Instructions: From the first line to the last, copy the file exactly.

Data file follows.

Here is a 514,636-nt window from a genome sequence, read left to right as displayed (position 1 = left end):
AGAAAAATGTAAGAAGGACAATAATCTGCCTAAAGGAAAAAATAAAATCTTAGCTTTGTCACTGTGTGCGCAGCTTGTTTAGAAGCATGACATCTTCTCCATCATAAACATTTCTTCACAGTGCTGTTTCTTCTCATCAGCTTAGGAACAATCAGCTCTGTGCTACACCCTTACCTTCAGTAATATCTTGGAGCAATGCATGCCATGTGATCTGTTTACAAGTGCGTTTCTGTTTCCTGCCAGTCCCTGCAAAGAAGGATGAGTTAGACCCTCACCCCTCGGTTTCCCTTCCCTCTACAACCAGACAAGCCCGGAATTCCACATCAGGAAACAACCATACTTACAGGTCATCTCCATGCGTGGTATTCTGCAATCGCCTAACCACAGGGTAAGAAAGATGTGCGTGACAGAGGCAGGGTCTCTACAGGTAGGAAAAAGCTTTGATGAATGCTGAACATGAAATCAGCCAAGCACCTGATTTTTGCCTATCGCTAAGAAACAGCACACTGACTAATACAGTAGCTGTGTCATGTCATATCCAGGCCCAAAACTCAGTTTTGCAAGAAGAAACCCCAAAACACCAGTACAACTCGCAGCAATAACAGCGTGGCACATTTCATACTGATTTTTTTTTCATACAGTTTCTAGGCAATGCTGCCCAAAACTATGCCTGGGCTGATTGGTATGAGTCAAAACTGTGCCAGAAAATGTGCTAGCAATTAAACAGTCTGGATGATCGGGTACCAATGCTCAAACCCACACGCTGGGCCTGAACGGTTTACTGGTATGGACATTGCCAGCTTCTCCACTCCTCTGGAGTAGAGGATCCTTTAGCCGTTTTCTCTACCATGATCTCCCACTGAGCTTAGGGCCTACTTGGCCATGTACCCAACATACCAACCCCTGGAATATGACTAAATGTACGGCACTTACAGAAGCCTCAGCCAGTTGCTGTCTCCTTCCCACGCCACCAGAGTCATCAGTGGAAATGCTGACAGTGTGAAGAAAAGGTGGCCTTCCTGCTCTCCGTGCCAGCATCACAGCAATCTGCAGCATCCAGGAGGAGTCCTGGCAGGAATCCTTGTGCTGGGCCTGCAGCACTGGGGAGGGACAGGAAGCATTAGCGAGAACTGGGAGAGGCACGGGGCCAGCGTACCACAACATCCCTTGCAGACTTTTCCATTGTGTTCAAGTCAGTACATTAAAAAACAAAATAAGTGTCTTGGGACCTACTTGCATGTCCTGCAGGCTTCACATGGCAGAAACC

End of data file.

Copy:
Here is a 514,636-nt window from a genome sequence, read left to right as displayed (position 1 = left end):
AGAAAAATGTAAGAAGGACAATAATCTGCCTAAAGGAAAAAATAAAATCTTAGCTTTGTCACTGTGTGCGCAGCTTGTTTAGAAGCATGACATCTTCTCCATCATAAACATTTCTTCACAGTGCTGTTTCTTCTCATCAGCTTAGGAACAATCAGCTCTGTGCTACACCCTTACCTTCAGTAATATCTTGGAGCAATGCATGCCATGTGATCTGTTTACAAGTGCGTTTCTGTTTCCTGCCAGTCCCTGCAAAGAAGGATGAGTTAGACCCTCACCCCTCGGTTTCCCTTCCCTCTACAACCAGACAAGCCCGGAATTCCACATCAGGAAACAACCATACTTACAGGTCATCTCCATGCGTGGTATTCTGCAATCGCCTAACCACAGGGTAAGAAAGATGTGCGTGACAGAGGCAGGGTCTCTACAGGTAGGAAAAAGCTTTGATGAATGCTGAACATGAAATCAGCCAAGCACCTGATTTTTGCCTATCGCTAAGAAACAGCACACTGACTAATACAGTAGCTGTGTCATGTCATATCCAGGCCCAAAACTCAGTTTTGCAAGAAGAAACCCCAAAACACCAGTACAACTCGCAGCAATAACAGCGTGGCACATTTCATACTGATTTTTTTTTCATACAGTTTCTAGGCAATGCTGCCCAAAACTATGCCTGGGCTGATTGGTATGAGTCAAAACTGTGCCAGAAAATGTGCTAGCAATTAAACAGTCTGGATGATCGGGTACCAATGCTCAAACCCACACGCTGGGCCTGAACGGTTTACTGGTATGGACATTGCCAGCTTCTCCACTCCTCTGGAGTAGAGGATCCTTTAGCCGTTTTCTCTACCATGATCTCCCACTGAGCTTAGGGCCTACTTGGCCATGTACCCAACATACCAACCCCTGGAATATGACTAAATGTACGGCACTTACAGAAGCCTCAGCCAGTTGCTGTCTCCTTCCCACGCCACCAGAGTCATCAGTGGAAATGCTGACAGTGTGAAGAAAAGGTGGCCTTCCTGCTCTCCGTGCCAGCATCACAGCAATCTGCAGCATCCAGGAGGAGTCCTGGCAGGAATCCTTGTGCTGGGCCTGCAGCACTGGGGAGGGACAGGAAGCATTAGCGAGAACTGGGAGAGGCACGGGGCCAGCGTACCACAACATCCCTTGCAGACTTTTCCATTGTGTTCAAGTCAGTACATTAAAAAACAAAATAAGTGTCTTGGGACCTACTTGCATGTCCTGCAGGCTTCACATGGCAGAAACC